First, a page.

After winning gold at the Women’s Athletic Physique contest in Singapore, bodybuilder Aye Aye Soe talks to DVB about her passion for the sport.
Archaeologists are planning to excavate ancient ruins in Irrawaddy Division that could be as much as 2,000 years old and date back to the Pyu era.
DVB spent a day with 11 year old mahout, Nga Sint, and his two Asian elephants, as he works all day to find enough food to feed the giant beasts and then uses them in ordination ceremonies.
“Independent Living” is Burma’s first radio programme that broadcasts to an audience of people living with disabilities and offers advice about how to live independently.
“Orphans of the Storm” is a documentary by Quicksilver Media that follows the plight of children orphaned by Cyclone Nargis, which struck six years ago today.
A Burmese film titled Satan’s Dancer will premiere concurrently in Singapore and Rangoon on 18 May for the first time.
Thousands of visitors from Rangoon and the Irrawaddy region head to Yankinthar beach to escape the summer heat – and it’s bringing unexpected job opportunities for the local farmers.
Rare and ancient artefacts from Burma will appear outside of the country for the first time ever, in an exhibition at the Metropolitan Museum of Art in New York City.
Fishermen in Arakan State are being pushed out of their fishing grounds by bigger foreign commercial vessels. The fishing industry has grown unchecked and unregulated for 30 years and fish stocks have depleted significantly.
A campaign called, “Their Hands, Our Future” has been set up in Rangoon to raise awareness for children whose parents cannot afford to send them to school.
Whole families are working day and night in Rangoon’s logging ports, husking the bark from logs to sell as firewood.
Musmeah Yeshua is Burma’s last remaining synagogue, and it has found a new lease of life as one of Rangoon’s biggest tourist attractions.
Thousands of farmers in central Burma ‘s Magway division are selling their land and cattle to join the region’s oil rush.
A look back at 2013, an eventful year for Burma.
Burma’s poppy fields are the second main source of the world’s heroin and an increasing number of the country’s youth are becoming addicts.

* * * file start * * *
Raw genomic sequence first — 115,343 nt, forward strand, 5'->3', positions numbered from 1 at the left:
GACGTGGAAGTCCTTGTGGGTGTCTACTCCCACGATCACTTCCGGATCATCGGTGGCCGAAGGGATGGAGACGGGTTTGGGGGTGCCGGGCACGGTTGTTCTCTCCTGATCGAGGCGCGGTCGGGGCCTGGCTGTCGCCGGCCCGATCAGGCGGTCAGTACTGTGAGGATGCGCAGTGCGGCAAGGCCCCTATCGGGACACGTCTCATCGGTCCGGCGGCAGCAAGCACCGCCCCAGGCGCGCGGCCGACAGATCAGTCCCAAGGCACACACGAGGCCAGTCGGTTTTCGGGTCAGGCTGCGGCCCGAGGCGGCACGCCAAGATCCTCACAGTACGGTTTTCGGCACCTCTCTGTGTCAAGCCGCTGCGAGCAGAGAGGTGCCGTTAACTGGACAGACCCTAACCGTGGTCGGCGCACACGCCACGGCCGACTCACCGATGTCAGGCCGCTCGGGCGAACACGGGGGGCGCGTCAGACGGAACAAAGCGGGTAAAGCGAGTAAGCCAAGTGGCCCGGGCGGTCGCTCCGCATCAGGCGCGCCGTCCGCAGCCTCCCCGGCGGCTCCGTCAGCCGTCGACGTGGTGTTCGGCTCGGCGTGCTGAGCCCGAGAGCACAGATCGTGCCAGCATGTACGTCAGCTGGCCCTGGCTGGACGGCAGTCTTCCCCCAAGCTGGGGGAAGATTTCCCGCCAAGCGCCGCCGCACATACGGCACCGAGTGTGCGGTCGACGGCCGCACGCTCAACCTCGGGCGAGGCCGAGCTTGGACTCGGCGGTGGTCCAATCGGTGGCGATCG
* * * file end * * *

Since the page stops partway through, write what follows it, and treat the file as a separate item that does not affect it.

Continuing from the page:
Since the Burmese government started allowing new cars to be imported in 2011, many more taxis can be found on the streets of Rangoon. Htay Htay Win is a female taxi driver.
Farmers in Dalla township are forced to relocate after the Burmese military confiscated 500 acres of land to make way for a naval storage base.
For the first time ever a contestant from Burma took part in the annual Miss International Queen beauty pageant on 1 November. A total of 16 countries were represented in this battle of glittering tiaras which is highly popular every year at the Thai beach resort of Pattaya.
With the SEA Games on the horizon, traditional Burmese boxers are calling on the government to do more to promote the sport internationally.
In Rangoon, the high cost of living has forced more and more people onto the streets to beg – and increasingly many of them are elderly.
Burma sees more galleries open up as the art world catches on to its artists, with dozens now selling successfully.
The spires of Bagan have survived wars, earthquakes and centuries of tropical sun, but in recent years Burma’s ancient capital has faced a distinctly modern threat – scaffolding and cement.
Traditional lantern makers are going out of business as people flock to by factory-made lanterns ahead of Thadingyut festival.
Conservative ideals in a society where age is often valued over innovation mean that the country’s leaders are mostly seniors.